The Employer's Legal Resource: New Rules regarding Disability Benefit Claims and Appeals
The DOL's Employee Benefits Security Administration recently published a final rule, effective January 18, 2017, which revises certain procedures for disability benefit claims and appeals. In the spirit of David Letterman, here are the top 10 things you need to know about the new regulations.
Plans must insure the independence and impartiality of persons involved in deciding claims and appeals. Thus, decisions regarding hiring, promotion, compensation, and other employment related decisions cannot be based on the likelihood the person will support denial of disability benefits, or award persons based on benefit denials. And a plan cannot engage a medical or vocational expert based on the expert's reputation for outcomes in contested cases.
Benefit denial notices must contain a complete discussion of why the plan denied the claim and explain the standards applied in reaching the decision. An explanation of the basis for disagreeing with the views of the claimant's healthcare and vocational professionals, and an explanation of the basis for disagreeing with disability benefit determinations made by the Social Security Administration, must be included in the discussion of why the plan denied the claim.
The definition of adverse benefit determination is amended to include a rescission of disability coverage that has a retroactive effect, except to the extent it is attributable to a failure to timely pay required premiums or contributions toward the cost of coverage.
Claimants must be given timely notice of their right to access their entire claim file and other relevant documents used to make the benefit decision, as well as any internal rules or guidelines the claims administrator relied upon in denying the claim. (If no internal rules or guidelines exist, this must be timely disclosed as well.)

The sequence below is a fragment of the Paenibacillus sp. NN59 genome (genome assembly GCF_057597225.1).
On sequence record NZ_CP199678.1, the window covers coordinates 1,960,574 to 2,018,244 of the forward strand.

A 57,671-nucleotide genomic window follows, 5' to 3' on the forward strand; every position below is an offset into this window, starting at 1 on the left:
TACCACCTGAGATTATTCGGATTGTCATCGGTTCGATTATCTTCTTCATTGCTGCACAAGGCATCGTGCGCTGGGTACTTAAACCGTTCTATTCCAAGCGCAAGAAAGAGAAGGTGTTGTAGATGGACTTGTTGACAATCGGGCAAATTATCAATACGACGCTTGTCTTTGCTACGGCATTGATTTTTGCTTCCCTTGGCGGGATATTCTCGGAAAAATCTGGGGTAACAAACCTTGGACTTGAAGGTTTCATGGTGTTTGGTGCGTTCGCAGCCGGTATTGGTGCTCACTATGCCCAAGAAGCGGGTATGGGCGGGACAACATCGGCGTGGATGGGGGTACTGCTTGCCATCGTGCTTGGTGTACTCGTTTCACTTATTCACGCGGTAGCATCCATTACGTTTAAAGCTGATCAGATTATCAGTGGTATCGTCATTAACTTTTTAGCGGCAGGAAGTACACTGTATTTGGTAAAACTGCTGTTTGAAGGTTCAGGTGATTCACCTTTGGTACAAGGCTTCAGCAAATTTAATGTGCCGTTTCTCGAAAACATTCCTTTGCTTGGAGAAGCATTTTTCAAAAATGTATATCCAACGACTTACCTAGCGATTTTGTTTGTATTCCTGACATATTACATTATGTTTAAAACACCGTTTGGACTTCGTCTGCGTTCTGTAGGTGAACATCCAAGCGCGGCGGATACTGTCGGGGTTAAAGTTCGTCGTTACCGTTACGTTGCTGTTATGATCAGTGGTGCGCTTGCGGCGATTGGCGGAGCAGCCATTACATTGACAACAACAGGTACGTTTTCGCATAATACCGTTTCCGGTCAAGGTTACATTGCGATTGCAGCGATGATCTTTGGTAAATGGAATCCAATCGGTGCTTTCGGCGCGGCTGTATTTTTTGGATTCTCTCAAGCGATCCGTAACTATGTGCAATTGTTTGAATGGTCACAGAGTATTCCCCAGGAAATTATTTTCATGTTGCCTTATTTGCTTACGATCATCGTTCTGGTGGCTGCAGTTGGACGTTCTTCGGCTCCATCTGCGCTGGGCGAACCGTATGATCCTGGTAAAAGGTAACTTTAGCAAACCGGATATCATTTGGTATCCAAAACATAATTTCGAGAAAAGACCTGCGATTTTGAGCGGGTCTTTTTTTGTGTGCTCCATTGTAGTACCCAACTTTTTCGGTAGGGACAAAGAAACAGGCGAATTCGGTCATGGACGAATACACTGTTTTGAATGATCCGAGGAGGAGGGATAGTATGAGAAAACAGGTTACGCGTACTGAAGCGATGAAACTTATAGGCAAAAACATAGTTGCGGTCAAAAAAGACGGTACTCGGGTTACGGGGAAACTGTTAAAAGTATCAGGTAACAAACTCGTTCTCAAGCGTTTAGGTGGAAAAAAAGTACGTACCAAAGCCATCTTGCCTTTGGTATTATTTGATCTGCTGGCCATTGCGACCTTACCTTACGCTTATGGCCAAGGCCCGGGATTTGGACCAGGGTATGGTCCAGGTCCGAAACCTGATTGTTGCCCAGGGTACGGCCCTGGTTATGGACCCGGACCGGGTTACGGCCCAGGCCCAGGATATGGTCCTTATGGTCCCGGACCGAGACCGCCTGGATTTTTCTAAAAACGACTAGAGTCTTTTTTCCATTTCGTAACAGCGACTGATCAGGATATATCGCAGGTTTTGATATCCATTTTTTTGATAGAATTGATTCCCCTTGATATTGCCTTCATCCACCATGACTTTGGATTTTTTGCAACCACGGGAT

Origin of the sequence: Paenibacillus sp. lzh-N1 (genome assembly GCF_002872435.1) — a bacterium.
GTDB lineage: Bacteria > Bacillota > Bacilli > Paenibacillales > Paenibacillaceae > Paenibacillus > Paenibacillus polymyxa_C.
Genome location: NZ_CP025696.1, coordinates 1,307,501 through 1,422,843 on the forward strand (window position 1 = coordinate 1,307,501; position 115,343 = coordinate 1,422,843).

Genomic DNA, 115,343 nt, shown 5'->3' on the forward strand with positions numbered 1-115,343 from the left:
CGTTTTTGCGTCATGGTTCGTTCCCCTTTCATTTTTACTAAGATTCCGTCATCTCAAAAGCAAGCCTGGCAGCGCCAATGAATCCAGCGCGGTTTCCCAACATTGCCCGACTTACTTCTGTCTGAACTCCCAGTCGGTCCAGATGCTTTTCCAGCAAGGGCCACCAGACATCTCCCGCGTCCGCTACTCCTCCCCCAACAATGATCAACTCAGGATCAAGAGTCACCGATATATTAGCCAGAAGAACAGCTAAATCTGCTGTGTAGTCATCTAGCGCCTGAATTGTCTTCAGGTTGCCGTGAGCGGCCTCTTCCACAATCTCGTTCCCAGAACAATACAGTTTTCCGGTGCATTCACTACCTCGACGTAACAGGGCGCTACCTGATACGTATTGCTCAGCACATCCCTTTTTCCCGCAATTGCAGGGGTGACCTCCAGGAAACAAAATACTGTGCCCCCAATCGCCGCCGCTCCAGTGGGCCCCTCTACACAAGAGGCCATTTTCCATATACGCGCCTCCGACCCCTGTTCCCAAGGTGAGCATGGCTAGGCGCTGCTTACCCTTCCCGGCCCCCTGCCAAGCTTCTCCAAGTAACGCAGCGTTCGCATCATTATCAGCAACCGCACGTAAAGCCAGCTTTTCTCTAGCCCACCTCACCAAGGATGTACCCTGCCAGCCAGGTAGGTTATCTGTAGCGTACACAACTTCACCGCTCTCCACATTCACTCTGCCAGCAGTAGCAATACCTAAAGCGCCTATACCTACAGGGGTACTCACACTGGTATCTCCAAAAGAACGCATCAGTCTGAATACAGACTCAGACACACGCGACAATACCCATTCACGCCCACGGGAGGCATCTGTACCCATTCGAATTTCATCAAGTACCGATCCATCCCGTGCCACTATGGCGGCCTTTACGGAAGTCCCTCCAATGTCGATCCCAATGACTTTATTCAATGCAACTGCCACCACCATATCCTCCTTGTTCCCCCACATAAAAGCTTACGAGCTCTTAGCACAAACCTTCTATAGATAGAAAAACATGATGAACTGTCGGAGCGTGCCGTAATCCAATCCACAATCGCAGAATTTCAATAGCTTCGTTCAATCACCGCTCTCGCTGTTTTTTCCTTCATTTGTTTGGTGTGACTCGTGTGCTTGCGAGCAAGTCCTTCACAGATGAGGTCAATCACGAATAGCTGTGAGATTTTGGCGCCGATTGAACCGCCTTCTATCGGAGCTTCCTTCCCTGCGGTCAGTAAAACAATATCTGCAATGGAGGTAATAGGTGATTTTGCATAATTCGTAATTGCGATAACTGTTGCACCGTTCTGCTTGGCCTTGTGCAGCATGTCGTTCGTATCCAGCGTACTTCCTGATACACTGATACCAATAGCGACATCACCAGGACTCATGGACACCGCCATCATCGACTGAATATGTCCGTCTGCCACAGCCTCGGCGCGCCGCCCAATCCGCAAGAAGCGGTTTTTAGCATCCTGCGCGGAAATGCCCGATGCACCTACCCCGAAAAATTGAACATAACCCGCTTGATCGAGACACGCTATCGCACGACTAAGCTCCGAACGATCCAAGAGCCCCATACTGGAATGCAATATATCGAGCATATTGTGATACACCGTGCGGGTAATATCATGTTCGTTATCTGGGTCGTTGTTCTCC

Claimants must be guaranteed the right to present evidence and testimony in support of the claim during the review process.
If denials at the appeal stage are based on new or additional evidence or rationales, claimants must be given notice, a right to review, and a fair opportunity to respond to the new evidence and rationales.
Plans cannot prohibit a claimant from seeking court review of a claim denial based on a failure to exhaust administrative remedies under the plan if the plan failed to comply with the claim's procedure requirements, unless the violation was the result of a minor error.
The appeal denial letter must specify plan-imposed deadlines for filing a lawsuit, and the date the limitations period expires.
Required notices and disclosures issued under the claim's procedure regulation must be written in a culturally and linguistically appropriate manner. If a claimant's address is in a county where ten percent or more of the population speak only the same non-English language, the notices to the claimant have to include a statement in that language indicating how to access language services provided by the plan.
And, the Number 1 thing to know
The regulation applies to all claims for disability benefits filed on or after January 1, 2018. In order to comply with the regulations you will need to not only make the required revisions to your plan by that time, but you will also need to put in place any new processes or procedures (decision maker compensation, for example) required by the regulations.
By Jon E. Brightmire, JBrightmire@dsda.com